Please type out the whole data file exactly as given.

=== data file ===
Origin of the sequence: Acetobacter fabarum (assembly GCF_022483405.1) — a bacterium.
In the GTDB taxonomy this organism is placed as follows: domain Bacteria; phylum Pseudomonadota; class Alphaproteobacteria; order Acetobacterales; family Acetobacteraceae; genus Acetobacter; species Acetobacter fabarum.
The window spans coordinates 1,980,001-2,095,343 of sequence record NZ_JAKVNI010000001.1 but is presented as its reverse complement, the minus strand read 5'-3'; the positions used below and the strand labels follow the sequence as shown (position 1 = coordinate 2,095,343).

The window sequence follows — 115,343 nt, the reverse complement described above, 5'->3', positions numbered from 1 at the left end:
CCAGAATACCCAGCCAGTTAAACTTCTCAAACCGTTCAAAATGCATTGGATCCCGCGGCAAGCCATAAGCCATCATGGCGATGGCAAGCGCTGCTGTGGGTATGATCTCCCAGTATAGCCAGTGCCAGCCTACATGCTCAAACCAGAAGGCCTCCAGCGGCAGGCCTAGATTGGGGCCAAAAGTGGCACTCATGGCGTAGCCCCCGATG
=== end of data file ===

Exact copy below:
Origin of the sequence: Acetobacter fabarum (assembly GCF_022483405.1) — a bacterium.
In the GTDB taxonomy this organism is placed as follows: domain Bacteria; phylum Pseudomonadota; class Alphaproteobacteria; order Acetobacterales; family Acetobacteraceae; genus Acetobacter; species Acetobacter fabarum.
The window spans coordinates 1,980,001-2,095,343 of sequence record NZ_JAKVNI010000001.1 but is presented as its reverse complement, the minus strand read 5'-3'; the positions used below and the strand labels follow the sequence as shown (position 1 = coordinate 2,095,343).

The window sequence follows — 115,343 nt, the reverse complement described above, 5'->3', positions numbered from 1 at the left end:
CCAGAATACCCAGCCAGTTAAACTTCTCAAACCGTTCAAAATGCATTGGATCCCGCGGCAAGCCATAAGCCATCATGGCGATGGCAAGCGCTGCTGTGGGTATGATCTCCCAGTATAGCCAGTGCCAGCCTACATGCTCAAACCAGAAGGCCTCCAGCGGCAGGCCTAGATTGGGGCCAAAAGTGGCACTCATGGCGTAGCCCCCGATG